Three storage developments that are still on the runway

Lesser sticker shock can be a boon for early adopters of promising storage developments. We evaluate three technologies that may take off in the long run.

While there have been many innovations that have become de-facto standards in terms of storage developments, certain much publicized technologies have failed to take off. Due to lack of commercial interest, there is little talk as well. But there is an upside to this. The less hype about these technologies, the less premium you pay for incorporating these in your data center. These storage developments also deliver a lot of value. Here’s a quick overview of these storage technologies that are yet to take off.

Data centers are considered as major energy consumers. For example, when EMC opened its big lab in Bengaluru, the city administration faced issues trying to cater to the facility’s new power demand. A major portion of the lab’s energy consumption is attributed to large storage devices. Huge arrays storing petabytes of information, with thousands of continuous spinning disks are a common sight in such facilities.

Although most of the data on these spindles is rarely accessed, the disks keep spinning due to design. Storage developments such as MAID tackle this challenge of storing data that applications would write once and read occasionally (WORO). An example on this front is SATA storage with petabytes of backup data. Imagine if you could power select disks only when you needed a restore, and the huge power savings.

I believe most companies do not have a green IT strategy. Sometimes it is not even a priority, and hence technologies like MAID haven’t caught their interest. This is similar to the fact that thin provisioning became popular not because of the power it could save, but because it offered to stripe data over multiple disks, in turn delivering better performance.

Useful storage development 2: Data compression appliance for NAS

Storage developments have resulted in technologies such as data compression that aim to reduce the number of spindles required to store your primary data. The compression appliance does this on the fly and transparently. The only challenge is integrating this with your NAS device (coupled with minor changes in the network). Such appliances can reduce existing storage utilization by up to 80%. There are techniques to compress your existing data by routing it once again through the appliance.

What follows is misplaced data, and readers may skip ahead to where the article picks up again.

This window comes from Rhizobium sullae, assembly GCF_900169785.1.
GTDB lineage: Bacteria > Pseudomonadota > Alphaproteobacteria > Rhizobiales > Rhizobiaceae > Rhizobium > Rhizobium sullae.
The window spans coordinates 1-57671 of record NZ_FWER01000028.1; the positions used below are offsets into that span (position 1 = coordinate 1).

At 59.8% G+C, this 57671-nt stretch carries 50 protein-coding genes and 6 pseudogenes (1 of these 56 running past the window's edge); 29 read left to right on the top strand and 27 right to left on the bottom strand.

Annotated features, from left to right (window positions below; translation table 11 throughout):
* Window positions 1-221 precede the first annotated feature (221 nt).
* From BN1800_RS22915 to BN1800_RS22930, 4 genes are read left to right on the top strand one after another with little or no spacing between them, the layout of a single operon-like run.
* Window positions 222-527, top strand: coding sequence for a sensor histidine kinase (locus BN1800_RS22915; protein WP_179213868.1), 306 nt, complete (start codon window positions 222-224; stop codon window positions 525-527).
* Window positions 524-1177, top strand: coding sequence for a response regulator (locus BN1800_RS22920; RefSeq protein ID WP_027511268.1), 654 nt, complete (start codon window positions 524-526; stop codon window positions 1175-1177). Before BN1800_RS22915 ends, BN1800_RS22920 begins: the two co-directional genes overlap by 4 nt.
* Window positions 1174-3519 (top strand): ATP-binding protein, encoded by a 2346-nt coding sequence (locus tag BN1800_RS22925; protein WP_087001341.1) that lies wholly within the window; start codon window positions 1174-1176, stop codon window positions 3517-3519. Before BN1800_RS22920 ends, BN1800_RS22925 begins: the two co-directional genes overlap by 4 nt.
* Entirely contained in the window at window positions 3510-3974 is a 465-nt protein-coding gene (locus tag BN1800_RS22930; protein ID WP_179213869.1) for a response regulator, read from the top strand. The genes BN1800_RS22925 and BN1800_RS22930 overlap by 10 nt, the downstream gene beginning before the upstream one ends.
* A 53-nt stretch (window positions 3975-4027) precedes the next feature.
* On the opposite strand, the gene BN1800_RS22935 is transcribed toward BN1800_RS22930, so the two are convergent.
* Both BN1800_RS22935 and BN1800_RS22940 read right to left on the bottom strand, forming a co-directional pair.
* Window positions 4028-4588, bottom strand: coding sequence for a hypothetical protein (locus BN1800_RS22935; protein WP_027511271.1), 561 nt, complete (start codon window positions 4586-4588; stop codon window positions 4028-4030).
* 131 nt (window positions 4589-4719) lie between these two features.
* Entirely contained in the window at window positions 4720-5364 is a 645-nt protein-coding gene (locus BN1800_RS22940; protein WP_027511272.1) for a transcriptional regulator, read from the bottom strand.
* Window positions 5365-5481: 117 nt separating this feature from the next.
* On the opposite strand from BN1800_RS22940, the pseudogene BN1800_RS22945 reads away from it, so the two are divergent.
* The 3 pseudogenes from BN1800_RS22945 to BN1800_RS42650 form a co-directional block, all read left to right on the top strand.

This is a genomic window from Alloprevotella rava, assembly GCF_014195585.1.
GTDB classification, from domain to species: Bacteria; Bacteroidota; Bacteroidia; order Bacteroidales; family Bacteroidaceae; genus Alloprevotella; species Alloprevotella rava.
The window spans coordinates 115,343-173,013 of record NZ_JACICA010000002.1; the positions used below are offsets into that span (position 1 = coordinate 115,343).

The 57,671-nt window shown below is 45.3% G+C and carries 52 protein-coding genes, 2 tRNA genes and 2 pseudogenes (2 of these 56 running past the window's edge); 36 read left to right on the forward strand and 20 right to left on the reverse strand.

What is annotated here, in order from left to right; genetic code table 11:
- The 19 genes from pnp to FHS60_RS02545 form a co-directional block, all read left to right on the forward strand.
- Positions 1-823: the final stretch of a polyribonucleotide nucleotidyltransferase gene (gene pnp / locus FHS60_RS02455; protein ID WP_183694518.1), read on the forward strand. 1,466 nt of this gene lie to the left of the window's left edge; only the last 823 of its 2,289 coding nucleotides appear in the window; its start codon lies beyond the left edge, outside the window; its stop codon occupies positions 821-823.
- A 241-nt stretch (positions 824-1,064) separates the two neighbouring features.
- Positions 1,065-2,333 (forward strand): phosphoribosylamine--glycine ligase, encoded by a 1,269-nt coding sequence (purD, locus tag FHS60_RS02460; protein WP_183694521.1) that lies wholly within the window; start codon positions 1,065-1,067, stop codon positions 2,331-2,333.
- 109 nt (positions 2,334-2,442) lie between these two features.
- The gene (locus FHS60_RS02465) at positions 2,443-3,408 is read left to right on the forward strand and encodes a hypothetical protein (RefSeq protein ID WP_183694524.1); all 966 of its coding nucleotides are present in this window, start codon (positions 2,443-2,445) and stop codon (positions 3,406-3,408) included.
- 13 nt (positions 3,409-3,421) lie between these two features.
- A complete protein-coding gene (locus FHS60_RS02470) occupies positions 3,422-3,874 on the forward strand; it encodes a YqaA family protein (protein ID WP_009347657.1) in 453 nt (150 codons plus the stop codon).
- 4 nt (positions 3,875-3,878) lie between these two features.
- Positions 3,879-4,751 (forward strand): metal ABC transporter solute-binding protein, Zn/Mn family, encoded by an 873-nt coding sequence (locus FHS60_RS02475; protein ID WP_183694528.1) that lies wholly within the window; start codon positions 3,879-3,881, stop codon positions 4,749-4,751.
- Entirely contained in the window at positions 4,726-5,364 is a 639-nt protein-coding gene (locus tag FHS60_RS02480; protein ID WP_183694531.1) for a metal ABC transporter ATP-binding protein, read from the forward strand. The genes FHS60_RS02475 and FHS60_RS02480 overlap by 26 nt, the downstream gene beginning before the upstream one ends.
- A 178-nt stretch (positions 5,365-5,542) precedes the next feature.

Again, compression is viewed as an additional overhead and complication, and hence this storage development hasn’t become popular. With its recent acquisition of Storwize (a leading player in real time storage compression technology), can IBM’s marketing make storage compression appliances a must buy with NAS?

Useful storage development 3: Storage resource management (SRM) software

You might argue that SRM software is present in most organizations, but I still want to feature this storage development here. The reason is a lack of widespread use by storage administrators. The lack of common standards is posing a challenge in developing unified storage management tools.

Every storage vendor differentiates itself by incorporating patented features into its products. This makes it impossible for other vendors to integrate them into a common management framework. In the meanwhile, SNIA continues to drive common standards in the industry via the SMI-S framework. It even tried to create its own software for unified storage management, but gave up after some industry partners pulled out. My personal experience is that none of the SRM software that exists today can truly offer unified storage management.

About the author: Biju Krishnan is a DCT consultant who has worked with IT majors in APAC. His specialties include cloud computing, grid computing, virtualization and storage technologies. He can be reached on [email protected]

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